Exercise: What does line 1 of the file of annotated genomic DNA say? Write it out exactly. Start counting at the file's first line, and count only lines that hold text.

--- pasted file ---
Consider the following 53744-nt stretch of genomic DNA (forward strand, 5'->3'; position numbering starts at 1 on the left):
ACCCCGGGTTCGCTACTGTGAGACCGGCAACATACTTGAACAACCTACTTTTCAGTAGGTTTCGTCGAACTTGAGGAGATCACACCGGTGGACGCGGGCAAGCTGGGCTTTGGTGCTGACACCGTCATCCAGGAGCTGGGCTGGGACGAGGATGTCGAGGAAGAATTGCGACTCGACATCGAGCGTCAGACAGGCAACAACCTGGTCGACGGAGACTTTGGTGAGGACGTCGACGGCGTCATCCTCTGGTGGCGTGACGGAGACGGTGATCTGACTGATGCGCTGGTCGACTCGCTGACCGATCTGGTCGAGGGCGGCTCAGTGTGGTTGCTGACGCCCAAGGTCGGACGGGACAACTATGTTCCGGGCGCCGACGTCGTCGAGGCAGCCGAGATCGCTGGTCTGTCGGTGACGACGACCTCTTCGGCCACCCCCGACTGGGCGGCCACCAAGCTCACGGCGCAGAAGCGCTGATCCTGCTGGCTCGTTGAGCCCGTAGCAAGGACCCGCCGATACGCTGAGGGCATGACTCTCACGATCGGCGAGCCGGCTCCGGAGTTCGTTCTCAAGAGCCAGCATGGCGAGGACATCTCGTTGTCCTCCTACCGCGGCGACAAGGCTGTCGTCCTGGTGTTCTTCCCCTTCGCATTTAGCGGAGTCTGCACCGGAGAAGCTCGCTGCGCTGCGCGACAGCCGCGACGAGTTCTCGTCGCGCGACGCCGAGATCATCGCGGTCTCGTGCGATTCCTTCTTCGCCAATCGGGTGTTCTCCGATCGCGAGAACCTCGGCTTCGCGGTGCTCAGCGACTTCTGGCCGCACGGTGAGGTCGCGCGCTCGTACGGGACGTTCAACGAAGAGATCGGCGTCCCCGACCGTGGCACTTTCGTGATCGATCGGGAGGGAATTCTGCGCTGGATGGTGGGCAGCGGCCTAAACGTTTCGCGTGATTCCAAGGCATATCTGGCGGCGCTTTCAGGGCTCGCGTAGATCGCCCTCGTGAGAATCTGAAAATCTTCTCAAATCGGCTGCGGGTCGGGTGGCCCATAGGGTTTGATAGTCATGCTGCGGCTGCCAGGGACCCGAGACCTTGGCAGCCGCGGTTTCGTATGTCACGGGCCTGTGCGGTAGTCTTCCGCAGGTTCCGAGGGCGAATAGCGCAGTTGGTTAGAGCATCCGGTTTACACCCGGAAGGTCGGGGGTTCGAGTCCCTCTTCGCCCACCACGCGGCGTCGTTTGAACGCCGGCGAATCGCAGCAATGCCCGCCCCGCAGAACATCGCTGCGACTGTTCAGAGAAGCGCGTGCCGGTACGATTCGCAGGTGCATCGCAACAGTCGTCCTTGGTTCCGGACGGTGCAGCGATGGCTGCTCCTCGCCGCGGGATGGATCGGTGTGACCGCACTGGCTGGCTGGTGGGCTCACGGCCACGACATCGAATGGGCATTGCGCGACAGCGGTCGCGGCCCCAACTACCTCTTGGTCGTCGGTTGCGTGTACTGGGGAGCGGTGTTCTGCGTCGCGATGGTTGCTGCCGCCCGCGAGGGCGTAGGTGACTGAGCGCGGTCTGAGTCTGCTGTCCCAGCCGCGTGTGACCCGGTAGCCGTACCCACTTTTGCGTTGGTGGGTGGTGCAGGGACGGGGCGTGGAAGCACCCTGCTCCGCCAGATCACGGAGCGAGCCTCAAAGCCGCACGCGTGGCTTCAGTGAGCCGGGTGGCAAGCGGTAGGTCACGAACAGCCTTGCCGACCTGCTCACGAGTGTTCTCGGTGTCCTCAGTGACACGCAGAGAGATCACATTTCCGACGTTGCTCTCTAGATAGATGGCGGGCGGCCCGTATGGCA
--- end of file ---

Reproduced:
Consider the following 53744-nt stretch of genomic DNA (forward strand, 5'->3'; position numbering starts at 1 on the left):